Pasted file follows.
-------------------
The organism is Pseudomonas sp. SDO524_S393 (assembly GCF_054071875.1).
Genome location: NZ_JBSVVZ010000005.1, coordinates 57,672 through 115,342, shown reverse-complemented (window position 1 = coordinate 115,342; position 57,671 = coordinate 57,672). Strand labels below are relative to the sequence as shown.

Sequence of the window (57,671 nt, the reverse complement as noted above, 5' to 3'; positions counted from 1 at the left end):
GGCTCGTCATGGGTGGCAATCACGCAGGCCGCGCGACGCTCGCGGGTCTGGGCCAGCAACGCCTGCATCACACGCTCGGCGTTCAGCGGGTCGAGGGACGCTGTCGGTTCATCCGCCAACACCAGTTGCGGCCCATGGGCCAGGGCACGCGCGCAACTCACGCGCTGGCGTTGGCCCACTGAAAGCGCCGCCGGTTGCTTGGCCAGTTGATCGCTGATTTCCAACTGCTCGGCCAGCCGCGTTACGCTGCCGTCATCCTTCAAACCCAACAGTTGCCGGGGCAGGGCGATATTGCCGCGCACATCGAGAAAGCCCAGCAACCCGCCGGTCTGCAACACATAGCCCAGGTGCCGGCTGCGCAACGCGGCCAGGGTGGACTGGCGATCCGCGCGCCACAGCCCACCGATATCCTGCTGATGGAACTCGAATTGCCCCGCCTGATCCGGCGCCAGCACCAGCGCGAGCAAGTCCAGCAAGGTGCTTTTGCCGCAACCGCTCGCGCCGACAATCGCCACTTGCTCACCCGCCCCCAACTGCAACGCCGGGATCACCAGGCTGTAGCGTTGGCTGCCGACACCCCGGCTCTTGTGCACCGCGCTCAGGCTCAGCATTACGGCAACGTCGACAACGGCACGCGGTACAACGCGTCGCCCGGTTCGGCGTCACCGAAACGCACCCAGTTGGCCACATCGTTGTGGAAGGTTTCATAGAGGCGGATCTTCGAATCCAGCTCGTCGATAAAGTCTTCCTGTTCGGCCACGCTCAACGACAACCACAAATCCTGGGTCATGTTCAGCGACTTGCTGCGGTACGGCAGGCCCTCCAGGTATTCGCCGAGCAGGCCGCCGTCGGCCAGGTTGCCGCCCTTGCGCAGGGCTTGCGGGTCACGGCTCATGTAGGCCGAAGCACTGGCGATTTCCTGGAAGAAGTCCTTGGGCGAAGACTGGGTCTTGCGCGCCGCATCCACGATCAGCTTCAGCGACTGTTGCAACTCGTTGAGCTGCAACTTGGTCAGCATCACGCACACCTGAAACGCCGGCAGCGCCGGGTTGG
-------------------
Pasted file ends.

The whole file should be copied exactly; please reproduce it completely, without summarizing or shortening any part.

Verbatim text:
The organism is Pseudomonas sp. SDO524_S393 (assembly GCF_054071875.1).
Genome location: NZ_JBSVVZ010000005.1, coordinates 57,672 through 115,342, shown reverse-complemented (window position 1 = coordinate 115,342; position 57,671 = coordinate 57,672). Strand labels below are relative to the sequence as shown.

Sequence of the window (57,671 nt, the reverse complement as noted above, 5' to 3'; positions counted from 1 at the left end):
GGCTCGTCATGGGTGGCAATCACGCAGGCCGCGCGACGCTCGCGGGTCTGGGCCAGCAACGCCTGCATCACACGCTCGGCGTTCAGCGGGTCGAGGGACGCTGTCGGTTCATCCGCCAACACCAGTTGCGGCCCATGGGCCAGGGCACGCGCGCAACTCACGCGCTGGCGTTGGCCCACTGAAAGCGCCGCCGGTTGCTTGGCCAGTTGATCGCTGATTTCCAACTGCTCGGCCAGCCGCGTTACGCTGCCGTCATCCTTCAAACCCAACAGTTGCCGGGGCAGGGCGATATTGCCGCGCACATCGAGAAAGCCCAGCAACCCGCCGGTCTGCAACACATAGCCCAGGTGCCGGCTGCGCAACGCGGCCAGGGTGGACTGGCGATCCGCGCGCCACAGCCCACCGATATCCTGCTGATGGAACTCGAATTGCCCCGCCTGATCCGGCGCCAGCACCAGCGCGAGCAAGTCCAGCAAGGTGCTTTTGCCGCAACCGCTCGCGCCGACAATCGCCACTTGCTCACCCGCCCCCAACTGCAACGCCGGGATCACCAGGCTGTAGCGTTGGCTGCCGACACCCCGGCTCTTGTGCACCGCGCTCAGGCTCAGCATTACGGCAACGTCGACAACGGCACGCGGTACAACGCGTCGCCCGGTTCGGCGTCACCGAAACGCACCCAGTTGGCCACATCGTTGTGGAAGGTTTCATAGAGGCGGATCTTCGAATCCAGCTCGTCGATAAAGTCTTCCTGTTCGGCCACGCTCAACGACAACCACAAATCCTGGGTCATGTTCAGCGACTTGCTGCGGTACGGCAGGCCCTCCAGGTATTCGCCGAGCAGGCCGCCGTCGGCCAGGTTGCCGCCCTTGCGCAGGGCTTGCGGGTCACGGCTCATGTAGGCCGAAGCACTGGCGATTTCCTGGAAGAAGTCCTTGGGCGAAGACTGGGTCTTGCGCGCCGCATCCACGATCAGCTTCAGCGACTGTTGCAACTCGTTGAGCTGCAACTTGGTCAGCATCACGCACACCTGAAACGCCGGCAGCGCCGGGTTGG